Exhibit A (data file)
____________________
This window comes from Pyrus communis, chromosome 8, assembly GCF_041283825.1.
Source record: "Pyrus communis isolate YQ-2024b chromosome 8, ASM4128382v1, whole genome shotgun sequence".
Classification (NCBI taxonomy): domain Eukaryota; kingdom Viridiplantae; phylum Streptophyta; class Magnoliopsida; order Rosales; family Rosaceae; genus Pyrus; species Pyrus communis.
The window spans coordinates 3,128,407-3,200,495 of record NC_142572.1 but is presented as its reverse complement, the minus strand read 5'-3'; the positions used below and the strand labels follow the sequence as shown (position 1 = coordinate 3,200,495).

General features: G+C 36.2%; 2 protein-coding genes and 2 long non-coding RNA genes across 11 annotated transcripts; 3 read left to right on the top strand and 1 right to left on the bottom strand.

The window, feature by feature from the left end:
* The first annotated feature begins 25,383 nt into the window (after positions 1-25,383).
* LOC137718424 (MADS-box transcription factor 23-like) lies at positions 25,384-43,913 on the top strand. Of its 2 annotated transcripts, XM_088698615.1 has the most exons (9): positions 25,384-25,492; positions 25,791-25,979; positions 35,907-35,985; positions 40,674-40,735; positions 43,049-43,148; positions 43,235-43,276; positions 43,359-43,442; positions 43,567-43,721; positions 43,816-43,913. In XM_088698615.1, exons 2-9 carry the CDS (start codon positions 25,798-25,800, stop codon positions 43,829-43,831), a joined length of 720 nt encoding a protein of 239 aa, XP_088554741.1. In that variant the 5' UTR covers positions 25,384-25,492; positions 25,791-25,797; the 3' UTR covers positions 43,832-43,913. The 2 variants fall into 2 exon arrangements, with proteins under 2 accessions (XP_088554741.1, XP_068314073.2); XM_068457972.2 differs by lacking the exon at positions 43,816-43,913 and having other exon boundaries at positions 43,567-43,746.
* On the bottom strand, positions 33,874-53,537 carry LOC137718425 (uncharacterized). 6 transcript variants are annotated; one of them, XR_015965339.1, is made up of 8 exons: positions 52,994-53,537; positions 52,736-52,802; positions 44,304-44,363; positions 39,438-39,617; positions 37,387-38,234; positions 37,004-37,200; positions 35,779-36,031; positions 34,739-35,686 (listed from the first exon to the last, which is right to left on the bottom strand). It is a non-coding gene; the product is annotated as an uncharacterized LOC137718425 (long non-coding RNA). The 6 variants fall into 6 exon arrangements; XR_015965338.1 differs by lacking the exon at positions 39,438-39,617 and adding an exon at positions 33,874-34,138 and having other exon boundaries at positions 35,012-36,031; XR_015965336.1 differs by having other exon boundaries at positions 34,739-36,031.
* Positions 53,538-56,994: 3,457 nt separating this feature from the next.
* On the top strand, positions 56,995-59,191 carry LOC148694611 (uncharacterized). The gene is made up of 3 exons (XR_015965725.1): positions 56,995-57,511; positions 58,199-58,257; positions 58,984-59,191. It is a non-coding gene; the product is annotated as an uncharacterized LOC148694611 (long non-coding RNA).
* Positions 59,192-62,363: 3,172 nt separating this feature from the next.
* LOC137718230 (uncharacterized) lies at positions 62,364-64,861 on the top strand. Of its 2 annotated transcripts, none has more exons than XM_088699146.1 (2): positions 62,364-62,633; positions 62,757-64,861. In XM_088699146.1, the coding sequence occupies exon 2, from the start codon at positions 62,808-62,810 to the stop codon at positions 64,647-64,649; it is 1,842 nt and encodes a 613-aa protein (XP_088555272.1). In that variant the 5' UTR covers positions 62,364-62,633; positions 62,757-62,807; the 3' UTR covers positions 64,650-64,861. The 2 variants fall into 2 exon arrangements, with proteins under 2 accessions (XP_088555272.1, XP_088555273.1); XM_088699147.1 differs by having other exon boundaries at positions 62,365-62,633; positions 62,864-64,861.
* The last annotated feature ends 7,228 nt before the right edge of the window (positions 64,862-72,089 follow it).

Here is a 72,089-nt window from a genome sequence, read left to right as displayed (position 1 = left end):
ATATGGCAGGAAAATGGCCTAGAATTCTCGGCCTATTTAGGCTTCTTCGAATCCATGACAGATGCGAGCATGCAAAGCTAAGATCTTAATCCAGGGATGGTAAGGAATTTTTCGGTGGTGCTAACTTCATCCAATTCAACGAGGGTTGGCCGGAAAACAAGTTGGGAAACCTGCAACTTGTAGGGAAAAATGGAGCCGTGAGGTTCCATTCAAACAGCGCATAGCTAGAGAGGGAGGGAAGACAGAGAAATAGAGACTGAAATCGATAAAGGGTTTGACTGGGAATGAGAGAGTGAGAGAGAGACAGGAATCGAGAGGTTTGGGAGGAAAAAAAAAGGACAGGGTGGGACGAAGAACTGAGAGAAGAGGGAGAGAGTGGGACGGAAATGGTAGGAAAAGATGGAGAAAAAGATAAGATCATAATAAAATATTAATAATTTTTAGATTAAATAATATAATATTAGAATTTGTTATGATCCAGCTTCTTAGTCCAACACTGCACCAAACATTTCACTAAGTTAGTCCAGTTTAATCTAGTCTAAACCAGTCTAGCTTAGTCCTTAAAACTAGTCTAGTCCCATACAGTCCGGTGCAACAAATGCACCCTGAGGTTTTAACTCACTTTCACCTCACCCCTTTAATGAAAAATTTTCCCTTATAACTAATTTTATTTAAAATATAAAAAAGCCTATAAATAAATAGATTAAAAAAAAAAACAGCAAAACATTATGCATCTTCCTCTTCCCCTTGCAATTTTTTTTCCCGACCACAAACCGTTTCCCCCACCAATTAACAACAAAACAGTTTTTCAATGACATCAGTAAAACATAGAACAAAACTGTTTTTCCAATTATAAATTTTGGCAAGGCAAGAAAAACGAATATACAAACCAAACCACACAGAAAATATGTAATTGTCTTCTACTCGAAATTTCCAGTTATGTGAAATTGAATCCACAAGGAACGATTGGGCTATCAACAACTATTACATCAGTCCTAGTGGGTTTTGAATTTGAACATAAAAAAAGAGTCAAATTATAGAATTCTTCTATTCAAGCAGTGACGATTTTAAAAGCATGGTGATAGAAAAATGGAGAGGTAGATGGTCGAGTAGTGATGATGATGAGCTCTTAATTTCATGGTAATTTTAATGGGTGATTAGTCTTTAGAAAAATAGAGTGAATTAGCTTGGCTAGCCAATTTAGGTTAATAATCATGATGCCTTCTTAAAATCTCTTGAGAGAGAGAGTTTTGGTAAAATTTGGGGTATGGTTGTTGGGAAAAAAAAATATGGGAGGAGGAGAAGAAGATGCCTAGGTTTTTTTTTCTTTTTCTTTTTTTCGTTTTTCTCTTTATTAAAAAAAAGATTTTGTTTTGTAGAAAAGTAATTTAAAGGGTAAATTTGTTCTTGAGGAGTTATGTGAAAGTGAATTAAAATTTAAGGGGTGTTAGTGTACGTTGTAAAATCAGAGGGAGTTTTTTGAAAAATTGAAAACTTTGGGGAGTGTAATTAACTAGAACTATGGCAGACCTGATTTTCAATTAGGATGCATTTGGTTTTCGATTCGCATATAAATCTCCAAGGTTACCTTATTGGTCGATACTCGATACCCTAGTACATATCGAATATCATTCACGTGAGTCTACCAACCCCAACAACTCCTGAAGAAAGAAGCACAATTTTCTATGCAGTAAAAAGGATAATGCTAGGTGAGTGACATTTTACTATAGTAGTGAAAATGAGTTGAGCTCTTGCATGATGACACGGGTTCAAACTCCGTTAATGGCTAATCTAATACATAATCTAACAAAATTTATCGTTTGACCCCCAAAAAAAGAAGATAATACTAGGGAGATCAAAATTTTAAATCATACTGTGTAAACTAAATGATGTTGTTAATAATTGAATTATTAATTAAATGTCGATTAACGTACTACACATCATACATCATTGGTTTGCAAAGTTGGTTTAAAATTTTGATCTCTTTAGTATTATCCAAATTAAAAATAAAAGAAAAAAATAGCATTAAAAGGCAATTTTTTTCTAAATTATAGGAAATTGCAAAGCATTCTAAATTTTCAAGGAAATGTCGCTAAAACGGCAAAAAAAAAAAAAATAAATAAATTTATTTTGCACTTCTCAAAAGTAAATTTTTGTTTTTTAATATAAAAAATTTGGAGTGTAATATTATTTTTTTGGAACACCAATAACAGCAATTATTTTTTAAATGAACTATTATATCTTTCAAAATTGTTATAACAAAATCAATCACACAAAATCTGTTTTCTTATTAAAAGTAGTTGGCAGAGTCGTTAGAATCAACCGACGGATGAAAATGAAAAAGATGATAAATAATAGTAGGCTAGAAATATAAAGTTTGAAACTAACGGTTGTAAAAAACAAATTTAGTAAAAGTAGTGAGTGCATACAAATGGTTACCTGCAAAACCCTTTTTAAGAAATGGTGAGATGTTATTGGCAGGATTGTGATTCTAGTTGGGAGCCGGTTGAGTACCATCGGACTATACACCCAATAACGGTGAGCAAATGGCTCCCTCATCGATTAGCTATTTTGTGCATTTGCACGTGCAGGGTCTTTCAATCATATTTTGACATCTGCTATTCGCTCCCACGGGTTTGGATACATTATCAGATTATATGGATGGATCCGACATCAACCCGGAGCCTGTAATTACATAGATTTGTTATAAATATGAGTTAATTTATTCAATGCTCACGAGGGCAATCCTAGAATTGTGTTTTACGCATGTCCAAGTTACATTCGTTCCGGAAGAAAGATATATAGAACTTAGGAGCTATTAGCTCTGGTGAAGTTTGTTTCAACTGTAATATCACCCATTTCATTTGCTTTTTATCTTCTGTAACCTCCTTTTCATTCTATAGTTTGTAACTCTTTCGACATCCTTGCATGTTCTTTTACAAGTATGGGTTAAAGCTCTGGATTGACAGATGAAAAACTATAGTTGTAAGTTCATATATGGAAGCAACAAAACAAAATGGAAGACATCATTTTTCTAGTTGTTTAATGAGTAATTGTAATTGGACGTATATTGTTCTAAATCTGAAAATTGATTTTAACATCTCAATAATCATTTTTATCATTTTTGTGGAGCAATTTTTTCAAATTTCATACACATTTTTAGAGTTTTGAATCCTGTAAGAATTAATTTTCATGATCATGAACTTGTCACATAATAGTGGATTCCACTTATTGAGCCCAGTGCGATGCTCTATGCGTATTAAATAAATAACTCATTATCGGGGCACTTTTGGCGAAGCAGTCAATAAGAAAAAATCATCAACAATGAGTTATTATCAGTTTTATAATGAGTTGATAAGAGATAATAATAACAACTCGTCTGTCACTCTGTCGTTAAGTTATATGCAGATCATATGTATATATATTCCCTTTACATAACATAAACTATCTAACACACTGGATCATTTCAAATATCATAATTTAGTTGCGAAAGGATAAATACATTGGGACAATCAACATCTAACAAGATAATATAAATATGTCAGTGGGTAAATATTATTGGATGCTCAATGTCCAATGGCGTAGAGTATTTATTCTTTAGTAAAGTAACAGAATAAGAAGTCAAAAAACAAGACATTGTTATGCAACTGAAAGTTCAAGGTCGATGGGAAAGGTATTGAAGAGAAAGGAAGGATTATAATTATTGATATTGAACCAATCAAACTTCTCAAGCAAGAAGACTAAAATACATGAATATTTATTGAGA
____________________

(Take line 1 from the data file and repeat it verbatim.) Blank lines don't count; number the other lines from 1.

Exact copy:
This window comes from Pyrus communis, chromosome 8, assembly GCF_041283825.1.